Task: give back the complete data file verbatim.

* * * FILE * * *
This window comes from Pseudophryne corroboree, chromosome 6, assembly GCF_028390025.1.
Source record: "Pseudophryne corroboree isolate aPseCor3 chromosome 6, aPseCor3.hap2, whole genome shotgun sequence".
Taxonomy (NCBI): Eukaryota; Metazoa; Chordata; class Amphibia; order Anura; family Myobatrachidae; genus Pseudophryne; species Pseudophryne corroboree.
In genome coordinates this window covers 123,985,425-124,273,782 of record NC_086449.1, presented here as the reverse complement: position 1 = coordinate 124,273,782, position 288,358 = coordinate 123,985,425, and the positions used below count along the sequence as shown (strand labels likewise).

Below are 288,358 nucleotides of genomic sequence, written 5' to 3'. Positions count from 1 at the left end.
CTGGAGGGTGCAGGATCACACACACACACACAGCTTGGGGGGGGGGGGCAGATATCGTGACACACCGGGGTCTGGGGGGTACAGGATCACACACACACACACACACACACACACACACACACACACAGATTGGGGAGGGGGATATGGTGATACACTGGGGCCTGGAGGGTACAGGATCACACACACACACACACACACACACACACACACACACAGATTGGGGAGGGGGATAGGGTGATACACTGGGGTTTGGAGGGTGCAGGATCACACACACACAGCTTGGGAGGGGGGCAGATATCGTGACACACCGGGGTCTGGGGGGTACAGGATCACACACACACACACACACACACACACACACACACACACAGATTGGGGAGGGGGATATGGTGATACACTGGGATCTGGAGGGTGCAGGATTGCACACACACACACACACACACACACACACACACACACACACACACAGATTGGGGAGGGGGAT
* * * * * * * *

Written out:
This window comes from Pseudophryne corroboree, chromosome 6, assembly GCF_028390025.1.
Source record: "Pseudophryne corroboree isolate aPseCor3 chromosome 6, aPseCor3.hap2, whole genome shotgun sequence".
Taxonomy (NCBI): Eukaryota; Metazoa; Chordata; class Amphibia; order Anura; family Myobatrachidae; genus Pseudophryne; species Pseudophryne corroboree.
In genome coordinates this window covers 123,985,425-124,273,782 of record NC_086449.1, presented here as the reverse complement: position 1 = coordinate 124,273,782, position 288,358 = coordinate 123,985,425, and the positions used below count along the sequence as shown (strand labels likewise).

Below are 288,358 nucleotides of genomic sequence, written 5' to 3'. Positions count from 1 at the left end.
CTGGAGGGTGCAGGATCACACACACACACACAGCTTGGGGGGGGGGGGCAGATATCGTGACACACCGGGGTCTGGGGGGTACAGGATCACACACACACACACACACACACACACACACACACACACAGATTGGGGAGGGGGATATGGTGATACACTGGGGCCTGGAGGGTACAGGATCACACACACACACACACACACACACACACACACACACAGATTGGGGAGGGGGATAGGGTGATACACTGGGGTTTGGAGGGTGCAGGATCACACACACACAGCTTGGGAGGGGGGCAGATATCGTGACACACCGGGGTCTGGGGGGTACAGGATCACACACACACACACACACACACACACACACACACACACAGATTGGGGAGGGGGATATGGTGATACACTGGGATCTGGAGGGTGCAGGATTGCACACACACACACACACACACACACACACACACACACACACACACAGATTGGGGAGGGGGAT